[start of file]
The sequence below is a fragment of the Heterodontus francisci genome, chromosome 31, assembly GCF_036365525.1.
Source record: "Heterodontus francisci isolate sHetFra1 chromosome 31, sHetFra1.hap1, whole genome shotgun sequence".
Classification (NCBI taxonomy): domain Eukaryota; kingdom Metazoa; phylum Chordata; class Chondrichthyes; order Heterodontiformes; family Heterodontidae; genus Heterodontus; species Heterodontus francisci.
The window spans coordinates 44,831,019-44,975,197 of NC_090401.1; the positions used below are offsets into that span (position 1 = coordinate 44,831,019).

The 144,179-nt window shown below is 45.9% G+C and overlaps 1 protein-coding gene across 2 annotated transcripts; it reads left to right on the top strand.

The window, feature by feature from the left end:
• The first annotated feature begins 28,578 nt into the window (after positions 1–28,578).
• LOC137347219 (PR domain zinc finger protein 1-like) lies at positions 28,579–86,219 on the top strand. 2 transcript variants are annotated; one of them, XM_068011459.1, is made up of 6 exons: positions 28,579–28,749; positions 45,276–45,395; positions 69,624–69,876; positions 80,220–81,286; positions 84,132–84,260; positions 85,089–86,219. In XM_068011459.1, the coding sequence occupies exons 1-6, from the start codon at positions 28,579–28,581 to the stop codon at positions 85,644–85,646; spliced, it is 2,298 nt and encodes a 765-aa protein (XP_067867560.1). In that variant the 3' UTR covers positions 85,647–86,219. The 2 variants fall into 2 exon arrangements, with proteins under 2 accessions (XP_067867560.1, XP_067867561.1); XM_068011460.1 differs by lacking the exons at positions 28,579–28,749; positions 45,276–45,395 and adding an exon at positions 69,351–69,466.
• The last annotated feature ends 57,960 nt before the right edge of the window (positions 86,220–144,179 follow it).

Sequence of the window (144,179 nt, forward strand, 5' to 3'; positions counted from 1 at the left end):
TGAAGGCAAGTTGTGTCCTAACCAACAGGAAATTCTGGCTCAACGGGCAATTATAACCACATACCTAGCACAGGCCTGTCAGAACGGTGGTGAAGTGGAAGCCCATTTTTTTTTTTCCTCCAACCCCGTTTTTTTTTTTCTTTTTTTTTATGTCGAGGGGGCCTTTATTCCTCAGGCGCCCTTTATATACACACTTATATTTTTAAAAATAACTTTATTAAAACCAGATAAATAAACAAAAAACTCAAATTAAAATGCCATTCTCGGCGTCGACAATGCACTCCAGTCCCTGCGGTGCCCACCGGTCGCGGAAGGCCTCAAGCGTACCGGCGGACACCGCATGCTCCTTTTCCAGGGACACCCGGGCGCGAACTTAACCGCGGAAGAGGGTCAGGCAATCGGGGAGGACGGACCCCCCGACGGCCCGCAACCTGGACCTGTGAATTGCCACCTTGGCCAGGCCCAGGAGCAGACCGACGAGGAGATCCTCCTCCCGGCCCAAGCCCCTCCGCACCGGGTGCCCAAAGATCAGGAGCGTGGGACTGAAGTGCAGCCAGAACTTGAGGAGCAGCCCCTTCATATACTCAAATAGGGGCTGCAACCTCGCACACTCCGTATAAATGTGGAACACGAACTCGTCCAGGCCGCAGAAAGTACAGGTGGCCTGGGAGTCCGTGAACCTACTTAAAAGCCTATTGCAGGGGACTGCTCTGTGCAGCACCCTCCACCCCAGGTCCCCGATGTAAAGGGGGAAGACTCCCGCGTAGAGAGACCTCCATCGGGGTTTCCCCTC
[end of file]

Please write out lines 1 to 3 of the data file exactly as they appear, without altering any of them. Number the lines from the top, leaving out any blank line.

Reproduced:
The sequence below is a fragment of the Heterodontus francisci genome, chromosome 31, assembly GCF_036365525.1.
Source record: "Heterodontus francisci isolate sHetFra1 chromosome 31, sHetFra1.hap1, whole genome shotgun sequence".
Classification (NCBI taxonomy): domain Eukaryota; kingdom Metazoa; phylum Chordata; class Chondrichthyes; order Heterodontiformes; family Heterodontidae; genus Heterodontus; species Heterodontus francisci.